A lion with a bad case of worms

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  • Published 24.01.07

Calcutta flowers in the gilded and spangled paintings of Olaf Van Cleef, in which he takes globalisation to its logical conclusion, mixing Indian miniatures with pre-Columbian art and Byzantine mosaic, blending Miro, Seurat and Kandinsky with Raja Ravi Varma and African art, profusely sprinkling what looks like rainbow-hued roadmaps, street signs and labyrinths with crystals, and turning it all into a heady cocktail of colours and rhythms spiked with a Parisienne’s cheek and chic.

Such a combination may sound mind-boggling, but far from being confounded, viewers of his recent works displayed at Galerie La Mere in Ranikuthi will be delighted at the ease with which Van Cleef speaks in the language of colours, absorbing and harmonising the myriad influences he has been exposed to during his travels in India, when, often, neither love nor money could buy him luxury.

With typical Gallic flamboyance Van Cleef declares: “What do you do of my 30 years of travels... I do not stay only in the hotel 5 stars!!!! India have no ‘big’ hotel in Belur and Halebid or in Jansi! Nothing in Orchaa and Mandhu... Nothing in Alleypey or in the market of Elephants (Sonepur — Bihar, at 25 km of Patna...) But I go!!!! I am not only Cartier, I am Olaf!”

Van Cleef — till about two years ago — was known as the man from Cartier with a yen for Calcutta’s mouldering charms. Now he has established his identity as an artist after holding successful exhibitions of his works in Pondicherry and Chennai. At the opening on Monday, Van Cleef oozed charm as he explained the inspirations behind his work.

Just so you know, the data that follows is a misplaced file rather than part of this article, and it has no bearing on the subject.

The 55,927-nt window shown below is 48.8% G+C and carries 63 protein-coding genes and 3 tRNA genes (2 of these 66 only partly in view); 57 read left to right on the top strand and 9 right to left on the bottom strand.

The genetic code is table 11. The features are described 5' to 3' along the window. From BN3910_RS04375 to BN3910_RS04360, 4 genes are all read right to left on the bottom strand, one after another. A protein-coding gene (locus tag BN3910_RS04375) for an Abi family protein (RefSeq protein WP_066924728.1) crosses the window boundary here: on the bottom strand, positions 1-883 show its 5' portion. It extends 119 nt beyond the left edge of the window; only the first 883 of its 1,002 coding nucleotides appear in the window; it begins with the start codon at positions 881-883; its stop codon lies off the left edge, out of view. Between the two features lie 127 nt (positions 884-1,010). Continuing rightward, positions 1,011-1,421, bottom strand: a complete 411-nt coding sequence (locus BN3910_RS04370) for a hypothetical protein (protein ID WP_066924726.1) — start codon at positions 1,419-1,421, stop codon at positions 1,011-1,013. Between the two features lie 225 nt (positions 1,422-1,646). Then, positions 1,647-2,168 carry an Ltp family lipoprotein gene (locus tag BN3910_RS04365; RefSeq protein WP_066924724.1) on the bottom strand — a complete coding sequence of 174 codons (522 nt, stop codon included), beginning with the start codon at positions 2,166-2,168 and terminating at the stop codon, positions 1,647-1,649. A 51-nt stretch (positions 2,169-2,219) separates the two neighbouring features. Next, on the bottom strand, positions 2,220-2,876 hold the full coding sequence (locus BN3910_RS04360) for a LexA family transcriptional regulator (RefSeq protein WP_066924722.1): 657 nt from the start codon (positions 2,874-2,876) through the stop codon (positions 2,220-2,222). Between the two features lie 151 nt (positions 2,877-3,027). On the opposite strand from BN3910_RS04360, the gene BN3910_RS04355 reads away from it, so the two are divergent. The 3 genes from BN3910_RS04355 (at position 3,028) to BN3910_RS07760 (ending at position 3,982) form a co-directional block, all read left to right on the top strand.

He points out a crouching lion with crystals in its nails and a beautiful woman in a flowing gown hovering behind it in a fin de siècle setting that could be out of Cocteau. Van Cleef says it is Marble Palace with a section of the Howrah Bridge girders in background.

In another, a lion with clumps of bamboo behind it seems to have a bad case of worms. It regurgitates a snake with coils worthy of Sheshnag.

These works are full of such local references to which the artist gives a totally new meaning. The Hindu deities, who make regular appearances, have nothing to do with religion. “The Narasimha image used to be on my mother’s bedspread,” declares Van Cleef gleefully.

There are allusions to Cartier designs. There is the Cartier clock without hands, which seems to be disintegrating, and the famous line of ornaments inspired by bamboo knots. Not unexpected of a man who is Cartier’s counsellor in high jewellery.

When Van Cleef started painting like mad to fill up the vacuum of sleepless nights, he would “pave” parchment with a welter of the tiniest dots that seemed to have robbed Cartier’s tutti-frutti jewellery of its pigments. Black diamond-studded serpents slithered on the coloured field. With time he has gained the confidence to unleash his imagination. It has taken wing.